Susana Almeida, University of Bristol
Elizabeth Holcombe, University of Bristol
Francesca Pianosi, University of Bristol
Thorsten Wagener, University of Bristol
Landslides have large negative economic and societal impacts, including loss of life and damage to infrastructure. Management of landslide risks takes place in the presence of high levels of uncertainty about the drivers of slope failure, including slope properties and precipitation patterns. Future climate change is expected to further exacerbate these challenges due to the high-levels of uncertainty about how changes in global climate will affect local-level precipitation dynamics. A critical challenge, therefore, is to produce information in support of landslide management in the face of these large uncertainties.
WHAT WAS ACHIEVED
We developed a generic methodology to evaluate the impacts of uncertainty about slope physical properties and future climate change on predictions of landslide occurrence.
We tested the methodology for a case study in the Caribbean (Fig. 1). Our key finding for the study region is that slope properties could be a more important driver of landslide occurrence than uncertain future climate change. This suggests that failure to account for both sources of uncertainty may lead to underestimation of landslide hazards and associated impacts on society.
Our methodology provides a valuable tool to identify the dominant drivers of slope instability, and the critical thresholds at which slope failure will occur. This information can help decision-makers to target data acquisition to improve predictability of landslide occurrence, and also supports development of policy (e.g. improving slope drainage, restricting development in high-risk areas) to reduce the occurrence and impacts of landslides.
HOW WE DID IT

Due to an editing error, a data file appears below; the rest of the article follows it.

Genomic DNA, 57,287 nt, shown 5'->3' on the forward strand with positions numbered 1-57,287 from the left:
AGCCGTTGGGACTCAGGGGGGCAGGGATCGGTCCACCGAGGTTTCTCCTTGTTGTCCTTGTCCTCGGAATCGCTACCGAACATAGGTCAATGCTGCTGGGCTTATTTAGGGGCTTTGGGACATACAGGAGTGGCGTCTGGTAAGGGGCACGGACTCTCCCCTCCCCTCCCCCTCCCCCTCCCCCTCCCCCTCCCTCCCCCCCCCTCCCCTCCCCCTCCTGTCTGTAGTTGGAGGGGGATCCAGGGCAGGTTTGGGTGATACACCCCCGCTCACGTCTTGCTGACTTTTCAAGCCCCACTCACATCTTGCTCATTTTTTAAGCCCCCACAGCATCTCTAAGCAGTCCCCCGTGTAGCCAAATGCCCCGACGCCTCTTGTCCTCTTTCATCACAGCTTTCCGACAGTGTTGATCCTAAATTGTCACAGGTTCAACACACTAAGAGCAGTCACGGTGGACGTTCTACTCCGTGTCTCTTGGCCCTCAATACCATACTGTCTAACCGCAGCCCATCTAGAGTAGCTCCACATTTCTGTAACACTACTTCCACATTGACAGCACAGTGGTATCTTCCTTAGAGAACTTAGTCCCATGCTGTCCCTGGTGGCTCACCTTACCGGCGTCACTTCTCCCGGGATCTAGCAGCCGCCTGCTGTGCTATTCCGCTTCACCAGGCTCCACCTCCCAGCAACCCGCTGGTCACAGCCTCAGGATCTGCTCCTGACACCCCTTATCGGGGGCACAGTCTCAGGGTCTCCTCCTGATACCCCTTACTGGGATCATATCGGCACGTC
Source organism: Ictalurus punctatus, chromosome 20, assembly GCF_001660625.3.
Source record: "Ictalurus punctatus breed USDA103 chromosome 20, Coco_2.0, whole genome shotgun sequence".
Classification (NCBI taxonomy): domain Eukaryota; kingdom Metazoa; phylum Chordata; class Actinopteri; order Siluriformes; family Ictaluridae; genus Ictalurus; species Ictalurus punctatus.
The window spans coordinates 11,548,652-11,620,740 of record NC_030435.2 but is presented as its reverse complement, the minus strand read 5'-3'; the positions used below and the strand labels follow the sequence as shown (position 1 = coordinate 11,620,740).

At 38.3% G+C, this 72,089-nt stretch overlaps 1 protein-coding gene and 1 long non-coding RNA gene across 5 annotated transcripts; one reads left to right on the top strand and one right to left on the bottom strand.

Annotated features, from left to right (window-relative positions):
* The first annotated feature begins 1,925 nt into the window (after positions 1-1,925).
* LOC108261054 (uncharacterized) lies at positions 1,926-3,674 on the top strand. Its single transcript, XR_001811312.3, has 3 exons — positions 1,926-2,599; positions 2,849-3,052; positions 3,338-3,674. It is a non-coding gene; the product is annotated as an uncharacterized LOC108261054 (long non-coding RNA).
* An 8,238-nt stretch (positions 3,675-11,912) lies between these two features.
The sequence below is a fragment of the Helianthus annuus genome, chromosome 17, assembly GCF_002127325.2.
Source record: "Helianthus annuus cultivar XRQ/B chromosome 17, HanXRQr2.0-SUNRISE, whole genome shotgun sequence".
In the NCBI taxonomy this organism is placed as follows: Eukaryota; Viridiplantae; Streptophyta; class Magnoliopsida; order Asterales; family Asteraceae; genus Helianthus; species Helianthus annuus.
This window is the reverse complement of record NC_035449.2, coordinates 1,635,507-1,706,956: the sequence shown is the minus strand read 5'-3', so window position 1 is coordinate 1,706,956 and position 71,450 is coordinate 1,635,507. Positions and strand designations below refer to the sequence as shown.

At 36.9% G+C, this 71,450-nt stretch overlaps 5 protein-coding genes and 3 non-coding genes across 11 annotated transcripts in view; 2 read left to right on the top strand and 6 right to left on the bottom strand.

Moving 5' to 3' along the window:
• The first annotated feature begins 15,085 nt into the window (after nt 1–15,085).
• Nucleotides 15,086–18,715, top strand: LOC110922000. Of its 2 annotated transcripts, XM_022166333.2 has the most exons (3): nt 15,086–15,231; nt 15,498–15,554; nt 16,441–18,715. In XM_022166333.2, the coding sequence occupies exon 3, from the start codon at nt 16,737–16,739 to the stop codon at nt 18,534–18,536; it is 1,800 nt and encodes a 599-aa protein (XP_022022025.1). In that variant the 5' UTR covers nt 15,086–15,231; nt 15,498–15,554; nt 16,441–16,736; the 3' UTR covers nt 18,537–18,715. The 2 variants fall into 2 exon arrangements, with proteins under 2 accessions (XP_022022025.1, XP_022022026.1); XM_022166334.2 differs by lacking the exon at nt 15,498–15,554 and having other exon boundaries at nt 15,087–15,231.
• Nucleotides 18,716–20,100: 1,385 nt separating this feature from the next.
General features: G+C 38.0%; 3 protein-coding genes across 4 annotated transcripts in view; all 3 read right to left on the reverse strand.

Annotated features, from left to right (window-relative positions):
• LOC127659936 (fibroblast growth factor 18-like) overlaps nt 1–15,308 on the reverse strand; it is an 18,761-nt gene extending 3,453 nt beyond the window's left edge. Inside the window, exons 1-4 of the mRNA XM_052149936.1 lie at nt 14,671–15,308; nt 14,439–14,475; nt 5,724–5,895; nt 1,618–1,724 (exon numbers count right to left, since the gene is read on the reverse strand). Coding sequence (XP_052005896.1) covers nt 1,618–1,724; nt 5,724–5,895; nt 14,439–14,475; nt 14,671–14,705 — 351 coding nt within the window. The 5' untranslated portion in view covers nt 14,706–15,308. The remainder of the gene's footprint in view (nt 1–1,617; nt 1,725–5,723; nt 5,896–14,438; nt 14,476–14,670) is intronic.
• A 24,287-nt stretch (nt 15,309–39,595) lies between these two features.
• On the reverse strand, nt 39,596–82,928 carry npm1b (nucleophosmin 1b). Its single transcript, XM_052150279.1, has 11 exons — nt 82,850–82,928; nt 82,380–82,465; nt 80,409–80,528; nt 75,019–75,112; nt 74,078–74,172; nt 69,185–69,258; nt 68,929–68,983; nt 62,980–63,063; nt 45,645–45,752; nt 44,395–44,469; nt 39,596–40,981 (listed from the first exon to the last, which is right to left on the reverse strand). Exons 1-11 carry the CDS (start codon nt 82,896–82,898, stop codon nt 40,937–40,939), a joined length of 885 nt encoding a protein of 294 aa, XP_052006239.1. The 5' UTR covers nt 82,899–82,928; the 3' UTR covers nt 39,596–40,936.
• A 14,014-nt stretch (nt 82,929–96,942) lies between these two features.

Climate change is highly uncertain and difficult to predict. In this study, we therefore sought to identify what level of climate change will lead to slope failure. Using a numerical slope stability model, we evaluated the risk of slope failure for a wide range of potential slope properties and future rainfall conditions. We then applied statistical algorithms to determine the critical threshold slope and rainfall properties at which slope failure will occur. The resulting outputs are visualised in the form of decision-trees. A key advantage of this approach is that new information about future climate (e.g. from improved climate models) can be easily incorporated to assess the plausibility of slope failure occurring. This information can be used to support decision maker discussions on whether improved management is required to improve slope stability in the future.
Figure 1 – Typical informal housing on a landslide-prone slope in the Eastern Caribbean (photograph by Holcombe, 2007)
Almeida, S., Holcombe, E., Pianosi, F. and Wagener, T., Dealing with deep uncertainties in landslide modelling for urban disaster risk reduction under climate change. Natural Hazards and Earth System Sciences (in preparation)